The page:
United Way of Mass. Bay Raises $200K at Leadership Breakfast
April 21, 2018 The United Way of Massachusetts Bay and Merrimack Valley, based in Boston, recently announced it raised $200,000 at its annual STEM Leadership Breakfast to bolster education on science, technology, engineering, and mathematics in Boston schools.
The annual event, which drew nearly 300 business leaders, also sought to recruit volunteers for BoSTEM, a public-private partnership that aims to provide all Boston public middle school students with a STEM learning experience by 2022.
The partnership is led by the City of Boston, Boston Public Schools, United Way of Massachusetts Bay and Merrimack Valley, and Boston After School & Beyond.
Mayor Martin J. Walsh presented the inaugural Corporate STEM Leader of the Year Award to Jeffrey Leiden, chairman, president and CEO of Vertex Pharmaceuticals, for the companys "outstanding commitment to STEM education and to inspiring the next generation of STEM leaders."
Not all students have equal access to the hands-on learning that gives students the chance to apply math and science skills in exciting, real world contexts, said Michael K. Durkin, president and CEO at United Way of Massachusetts Bay and Merrimack Valley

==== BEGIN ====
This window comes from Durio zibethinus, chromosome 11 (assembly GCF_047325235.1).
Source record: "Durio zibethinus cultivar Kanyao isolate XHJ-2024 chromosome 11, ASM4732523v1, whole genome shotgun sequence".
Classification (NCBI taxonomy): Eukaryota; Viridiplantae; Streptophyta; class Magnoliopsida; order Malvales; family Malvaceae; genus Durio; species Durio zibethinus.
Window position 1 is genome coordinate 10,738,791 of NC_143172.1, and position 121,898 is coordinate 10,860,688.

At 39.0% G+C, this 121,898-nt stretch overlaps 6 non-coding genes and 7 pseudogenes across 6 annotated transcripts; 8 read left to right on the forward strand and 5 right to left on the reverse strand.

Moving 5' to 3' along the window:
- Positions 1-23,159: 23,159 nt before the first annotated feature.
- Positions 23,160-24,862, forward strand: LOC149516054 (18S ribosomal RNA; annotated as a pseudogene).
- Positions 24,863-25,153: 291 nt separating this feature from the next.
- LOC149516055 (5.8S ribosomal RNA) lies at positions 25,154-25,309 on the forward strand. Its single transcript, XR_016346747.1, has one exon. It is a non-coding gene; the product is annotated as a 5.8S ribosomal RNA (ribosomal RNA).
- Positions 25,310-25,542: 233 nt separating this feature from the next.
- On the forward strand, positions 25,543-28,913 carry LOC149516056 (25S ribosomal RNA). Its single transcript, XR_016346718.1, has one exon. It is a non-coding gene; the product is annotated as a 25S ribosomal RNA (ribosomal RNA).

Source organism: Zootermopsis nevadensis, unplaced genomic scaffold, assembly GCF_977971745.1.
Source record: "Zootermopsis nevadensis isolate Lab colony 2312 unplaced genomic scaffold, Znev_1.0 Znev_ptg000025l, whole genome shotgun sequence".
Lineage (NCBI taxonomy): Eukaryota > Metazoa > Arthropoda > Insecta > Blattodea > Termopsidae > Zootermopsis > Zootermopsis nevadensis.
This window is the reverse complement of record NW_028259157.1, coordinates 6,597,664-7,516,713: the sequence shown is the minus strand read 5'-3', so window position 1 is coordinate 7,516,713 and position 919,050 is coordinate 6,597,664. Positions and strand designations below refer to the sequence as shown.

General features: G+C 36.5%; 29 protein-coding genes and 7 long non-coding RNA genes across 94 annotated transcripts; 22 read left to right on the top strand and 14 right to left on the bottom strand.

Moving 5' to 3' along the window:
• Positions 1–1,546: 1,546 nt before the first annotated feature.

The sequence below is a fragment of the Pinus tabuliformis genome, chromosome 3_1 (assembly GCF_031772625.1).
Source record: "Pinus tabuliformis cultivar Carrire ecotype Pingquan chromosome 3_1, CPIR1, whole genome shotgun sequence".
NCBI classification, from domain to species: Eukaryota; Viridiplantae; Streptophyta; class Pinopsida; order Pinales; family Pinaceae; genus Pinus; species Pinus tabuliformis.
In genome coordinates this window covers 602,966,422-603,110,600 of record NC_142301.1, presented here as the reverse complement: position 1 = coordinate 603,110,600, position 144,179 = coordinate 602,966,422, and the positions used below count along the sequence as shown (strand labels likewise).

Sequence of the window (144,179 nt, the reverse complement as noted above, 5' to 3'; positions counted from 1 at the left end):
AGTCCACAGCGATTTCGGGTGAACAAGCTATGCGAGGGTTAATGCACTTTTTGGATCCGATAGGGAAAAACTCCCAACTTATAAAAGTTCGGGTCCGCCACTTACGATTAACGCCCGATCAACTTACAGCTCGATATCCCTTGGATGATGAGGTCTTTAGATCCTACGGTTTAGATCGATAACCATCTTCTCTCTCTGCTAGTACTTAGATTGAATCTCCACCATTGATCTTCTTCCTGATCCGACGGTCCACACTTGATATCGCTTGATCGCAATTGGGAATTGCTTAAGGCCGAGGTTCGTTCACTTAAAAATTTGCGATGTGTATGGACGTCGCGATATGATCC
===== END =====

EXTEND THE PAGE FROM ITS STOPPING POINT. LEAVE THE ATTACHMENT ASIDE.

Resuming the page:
. Today we celebrate Vertex Pharmaceuticals and all of the educators, corporate partners, volunteers, government partners, and community-based organizations who come together through BoSTEM to prepare all of todays middle school students in Boston for the workforce opportunities of tomorrow.
The event also featured a panel moderated by Boston Business Journal Publisher Carolyn Jones about the challenges and opportunities facing STEM industries in the coming years. The panel featured Jessica Gelman of Kraft Analytics Group, Paul Sagan, of General Catalyst Partners and chair of the Massachusetts Board of Elementary and Secondary Education, and Corey Thomas of Rapid 7. Rahn Dorsey, chief of education for the City of Boston, served as the events master of ceremonies.
United Ways BoSTEM initiative include reaching 10,000 grade 6-8 students over the next five years; increasing STEM interest and achievement; improving social and emotional competency and well-being; aligning curriculum and instruction across school and out-of-school time; and providing hands-on, experiential learning opportunities with STEM industry professionals.
Current BoSTEM program providers include: Breakthrough Greater Boston, Citizen Schools, CitySprouts, Community Boat Building, Latino STEM Alliance, Massachusetts General Hospital, Sociedad Latina, and Thompson Island Outward Bound Education Center.